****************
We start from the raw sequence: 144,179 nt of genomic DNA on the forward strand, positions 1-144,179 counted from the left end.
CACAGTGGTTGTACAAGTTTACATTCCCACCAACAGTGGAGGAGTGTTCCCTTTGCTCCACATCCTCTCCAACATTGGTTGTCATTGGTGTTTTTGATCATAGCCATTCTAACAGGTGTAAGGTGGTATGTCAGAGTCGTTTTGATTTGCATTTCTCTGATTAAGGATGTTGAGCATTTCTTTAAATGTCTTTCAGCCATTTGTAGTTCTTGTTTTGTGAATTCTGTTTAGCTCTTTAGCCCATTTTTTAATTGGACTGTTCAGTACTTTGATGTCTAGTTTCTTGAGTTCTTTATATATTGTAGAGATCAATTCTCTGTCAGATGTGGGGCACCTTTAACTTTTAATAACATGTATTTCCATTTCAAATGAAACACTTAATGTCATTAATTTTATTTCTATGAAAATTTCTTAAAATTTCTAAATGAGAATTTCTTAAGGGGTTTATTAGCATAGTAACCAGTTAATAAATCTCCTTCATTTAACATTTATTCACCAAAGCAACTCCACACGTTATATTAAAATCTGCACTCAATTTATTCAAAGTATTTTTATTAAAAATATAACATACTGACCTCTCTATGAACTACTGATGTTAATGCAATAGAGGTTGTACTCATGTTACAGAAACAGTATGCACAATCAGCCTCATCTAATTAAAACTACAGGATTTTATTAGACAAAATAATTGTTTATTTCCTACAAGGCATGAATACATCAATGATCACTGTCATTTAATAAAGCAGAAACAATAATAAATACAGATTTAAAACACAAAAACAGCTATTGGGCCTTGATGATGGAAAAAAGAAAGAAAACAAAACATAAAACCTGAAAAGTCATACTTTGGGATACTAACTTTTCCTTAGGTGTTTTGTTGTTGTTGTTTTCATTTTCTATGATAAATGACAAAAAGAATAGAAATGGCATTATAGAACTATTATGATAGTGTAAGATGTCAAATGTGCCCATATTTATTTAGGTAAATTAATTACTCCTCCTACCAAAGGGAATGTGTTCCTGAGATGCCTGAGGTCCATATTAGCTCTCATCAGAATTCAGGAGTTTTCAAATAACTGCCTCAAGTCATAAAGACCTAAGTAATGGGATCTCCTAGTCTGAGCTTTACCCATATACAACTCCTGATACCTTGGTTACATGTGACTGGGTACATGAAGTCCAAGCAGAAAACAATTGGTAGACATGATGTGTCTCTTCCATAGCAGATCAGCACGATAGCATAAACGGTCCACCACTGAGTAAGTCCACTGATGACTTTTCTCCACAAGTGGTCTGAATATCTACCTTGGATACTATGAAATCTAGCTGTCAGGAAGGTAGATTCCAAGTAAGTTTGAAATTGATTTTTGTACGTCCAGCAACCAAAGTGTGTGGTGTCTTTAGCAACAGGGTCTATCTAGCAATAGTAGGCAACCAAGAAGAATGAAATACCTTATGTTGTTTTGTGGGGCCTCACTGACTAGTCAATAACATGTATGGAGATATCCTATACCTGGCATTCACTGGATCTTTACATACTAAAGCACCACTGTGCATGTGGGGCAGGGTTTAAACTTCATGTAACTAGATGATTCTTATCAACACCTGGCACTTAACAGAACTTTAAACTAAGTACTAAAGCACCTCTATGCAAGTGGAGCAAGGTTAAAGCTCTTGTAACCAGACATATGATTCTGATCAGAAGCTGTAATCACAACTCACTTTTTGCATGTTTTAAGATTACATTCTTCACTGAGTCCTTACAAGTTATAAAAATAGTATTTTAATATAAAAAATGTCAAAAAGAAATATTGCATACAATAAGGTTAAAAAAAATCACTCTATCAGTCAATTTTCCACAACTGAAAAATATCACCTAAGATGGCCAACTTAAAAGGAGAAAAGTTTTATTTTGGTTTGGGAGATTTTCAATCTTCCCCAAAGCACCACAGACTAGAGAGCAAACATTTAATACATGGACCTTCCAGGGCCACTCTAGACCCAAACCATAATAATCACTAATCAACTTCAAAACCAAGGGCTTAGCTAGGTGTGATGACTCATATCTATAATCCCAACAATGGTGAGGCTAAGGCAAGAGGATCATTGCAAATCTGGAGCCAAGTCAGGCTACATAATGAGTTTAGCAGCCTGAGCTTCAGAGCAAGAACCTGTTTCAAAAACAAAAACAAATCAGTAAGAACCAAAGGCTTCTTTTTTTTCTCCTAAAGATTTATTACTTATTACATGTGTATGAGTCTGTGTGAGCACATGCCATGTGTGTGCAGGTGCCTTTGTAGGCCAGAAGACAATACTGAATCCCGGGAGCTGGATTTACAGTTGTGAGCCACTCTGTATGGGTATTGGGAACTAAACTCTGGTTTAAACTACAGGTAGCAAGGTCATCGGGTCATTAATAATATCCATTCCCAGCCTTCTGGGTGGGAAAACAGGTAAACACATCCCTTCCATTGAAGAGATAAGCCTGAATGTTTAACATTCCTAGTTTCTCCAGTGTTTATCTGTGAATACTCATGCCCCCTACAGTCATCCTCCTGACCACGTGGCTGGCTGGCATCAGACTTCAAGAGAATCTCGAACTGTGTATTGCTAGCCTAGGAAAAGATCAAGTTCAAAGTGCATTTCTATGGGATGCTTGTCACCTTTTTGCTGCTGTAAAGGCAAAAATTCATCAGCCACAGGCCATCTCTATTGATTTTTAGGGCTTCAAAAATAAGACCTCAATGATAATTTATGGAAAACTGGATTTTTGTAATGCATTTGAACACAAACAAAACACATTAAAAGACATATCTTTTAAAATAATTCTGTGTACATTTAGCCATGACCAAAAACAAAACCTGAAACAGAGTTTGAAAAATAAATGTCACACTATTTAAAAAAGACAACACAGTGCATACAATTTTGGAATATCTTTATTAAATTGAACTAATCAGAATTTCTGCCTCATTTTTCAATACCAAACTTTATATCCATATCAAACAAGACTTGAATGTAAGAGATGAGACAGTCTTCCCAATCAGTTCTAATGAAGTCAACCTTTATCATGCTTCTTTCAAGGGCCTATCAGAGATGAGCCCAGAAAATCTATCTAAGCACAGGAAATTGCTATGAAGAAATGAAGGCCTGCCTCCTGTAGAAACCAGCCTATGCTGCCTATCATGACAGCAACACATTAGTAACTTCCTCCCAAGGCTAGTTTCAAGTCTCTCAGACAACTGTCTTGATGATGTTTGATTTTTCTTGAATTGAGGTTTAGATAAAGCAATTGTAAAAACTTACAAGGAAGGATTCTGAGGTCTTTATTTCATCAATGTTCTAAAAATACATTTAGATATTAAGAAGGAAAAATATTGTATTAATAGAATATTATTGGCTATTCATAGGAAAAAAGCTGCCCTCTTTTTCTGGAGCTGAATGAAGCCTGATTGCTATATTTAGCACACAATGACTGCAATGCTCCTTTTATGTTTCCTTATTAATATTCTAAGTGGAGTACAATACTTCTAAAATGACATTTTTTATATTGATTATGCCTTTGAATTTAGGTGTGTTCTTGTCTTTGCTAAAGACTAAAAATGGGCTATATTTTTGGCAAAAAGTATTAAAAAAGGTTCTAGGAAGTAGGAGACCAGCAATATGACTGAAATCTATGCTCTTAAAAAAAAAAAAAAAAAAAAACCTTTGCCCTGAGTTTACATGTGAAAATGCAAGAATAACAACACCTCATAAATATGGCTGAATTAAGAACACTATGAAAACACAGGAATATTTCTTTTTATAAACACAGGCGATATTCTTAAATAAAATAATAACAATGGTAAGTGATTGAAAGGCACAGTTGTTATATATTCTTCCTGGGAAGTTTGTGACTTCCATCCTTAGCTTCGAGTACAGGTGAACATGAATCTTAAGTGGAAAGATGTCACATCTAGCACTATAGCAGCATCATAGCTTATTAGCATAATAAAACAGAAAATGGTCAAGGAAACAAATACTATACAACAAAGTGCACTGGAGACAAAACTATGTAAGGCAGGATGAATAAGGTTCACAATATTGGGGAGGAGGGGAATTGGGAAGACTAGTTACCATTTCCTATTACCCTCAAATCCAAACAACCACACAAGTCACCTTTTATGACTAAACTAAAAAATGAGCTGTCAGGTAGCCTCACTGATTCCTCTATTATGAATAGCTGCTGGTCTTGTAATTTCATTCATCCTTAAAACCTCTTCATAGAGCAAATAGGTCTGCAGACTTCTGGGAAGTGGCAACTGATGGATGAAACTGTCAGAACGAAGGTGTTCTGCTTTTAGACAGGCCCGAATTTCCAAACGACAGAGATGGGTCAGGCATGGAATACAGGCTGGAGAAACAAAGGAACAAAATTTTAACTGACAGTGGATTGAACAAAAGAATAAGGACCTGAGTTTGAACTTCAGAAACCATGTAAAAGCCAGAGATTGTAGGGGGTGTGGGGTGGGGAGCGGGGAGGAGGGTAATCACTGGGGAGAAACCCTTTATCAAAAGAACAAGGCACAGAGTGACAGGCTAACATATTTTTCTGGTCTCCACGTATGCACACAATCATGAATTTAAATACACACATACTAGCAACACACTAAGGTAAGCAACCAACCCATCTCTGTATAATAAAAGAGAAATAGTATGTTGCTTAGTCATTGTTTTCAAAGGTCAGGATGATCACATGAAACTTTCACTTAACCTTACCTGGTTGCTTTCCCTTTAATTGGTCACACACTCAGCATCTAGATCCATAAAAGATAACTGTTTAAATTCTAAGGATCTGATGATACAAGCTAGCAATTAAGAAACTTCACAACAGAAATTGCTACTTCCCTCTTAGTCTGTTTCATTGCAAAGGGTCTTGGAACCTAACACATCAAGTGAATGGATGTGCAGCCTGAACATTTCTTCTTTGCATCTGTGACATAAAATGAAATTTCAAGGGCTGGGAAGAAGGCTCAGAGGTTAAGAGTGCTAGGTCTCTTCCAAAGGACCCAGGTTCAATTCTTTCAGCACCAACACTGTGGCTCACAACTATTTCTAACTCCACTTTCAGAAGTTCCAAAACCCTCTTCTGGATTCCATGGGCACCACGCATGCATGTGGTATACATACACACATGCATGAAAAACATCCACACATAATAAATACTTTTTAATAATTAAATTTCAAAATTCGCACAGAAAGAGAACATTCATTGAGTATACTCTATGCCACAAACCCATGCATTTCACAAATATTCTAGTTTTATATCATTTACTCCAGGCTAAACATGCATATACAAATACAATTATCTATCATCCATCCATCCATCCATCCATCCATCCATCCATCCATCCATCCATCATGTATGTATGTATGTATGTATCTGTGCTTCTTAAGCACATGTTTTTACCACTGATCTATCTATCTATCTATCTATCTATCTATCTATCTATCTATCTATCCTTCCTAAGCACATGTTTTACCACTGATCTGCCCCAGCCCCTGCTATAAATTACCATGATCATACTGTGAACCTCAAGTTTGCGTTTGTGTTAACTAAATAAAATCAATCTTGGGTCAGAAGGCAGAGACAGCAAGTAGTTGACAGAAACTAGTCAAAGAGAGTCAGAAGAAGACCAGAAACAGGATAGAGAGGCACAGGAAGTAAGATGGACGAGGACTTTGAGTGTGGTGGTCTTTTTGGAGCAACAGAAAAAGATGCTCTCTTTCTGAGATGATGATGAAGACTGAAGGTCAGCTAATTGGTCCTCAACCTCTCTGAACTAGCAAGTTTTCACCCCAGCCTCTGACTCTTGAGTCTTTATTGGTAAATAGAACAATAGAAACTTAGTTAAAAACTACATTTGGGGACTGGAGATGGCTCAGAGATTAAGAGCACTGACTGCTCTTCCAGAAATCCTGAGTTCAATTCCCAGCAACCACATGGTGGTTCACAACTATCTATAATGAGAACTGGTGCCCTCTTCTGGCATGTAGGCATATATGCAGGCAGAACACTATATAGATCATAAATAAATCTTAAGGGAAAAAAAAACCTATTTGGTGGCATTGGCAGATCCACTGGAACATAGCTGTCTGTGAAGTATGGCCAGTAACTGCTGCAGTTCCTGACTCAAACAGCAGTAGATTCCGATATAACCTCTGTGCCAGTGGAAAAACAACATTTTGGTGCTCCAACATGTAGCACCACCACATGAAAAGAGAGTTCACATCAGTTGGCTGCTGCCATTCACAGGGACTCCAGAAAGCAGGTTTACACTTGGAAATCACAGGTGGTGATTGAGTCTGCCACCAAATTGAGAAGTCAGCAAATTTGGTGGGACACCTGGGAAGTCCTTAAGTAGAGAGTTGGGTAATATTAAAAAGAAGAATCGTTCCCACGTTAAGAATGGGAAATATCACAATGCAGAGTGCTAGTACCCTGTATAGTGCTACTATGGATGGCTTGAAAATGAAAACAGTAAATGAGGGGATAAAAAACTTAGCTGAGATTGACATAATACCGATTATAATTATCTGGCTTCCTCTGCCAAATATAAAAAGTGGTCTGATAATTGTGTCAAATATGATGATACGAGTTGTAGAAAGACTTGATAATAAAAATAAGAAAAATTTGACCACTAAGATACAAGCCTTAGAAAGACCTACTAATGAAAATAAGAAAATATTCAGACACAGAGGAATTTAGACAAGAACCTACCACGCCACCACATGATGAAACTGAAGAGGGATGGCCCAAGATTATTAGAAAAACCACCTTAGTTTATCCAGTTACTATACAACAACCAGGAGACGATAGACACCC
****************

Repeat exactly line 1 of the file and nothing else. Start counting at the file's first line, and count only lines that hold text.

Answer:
We start from the raw sequence: 144,179 nt of genomic DNA on the forward strand, positions 1-144,179 counted from the left end.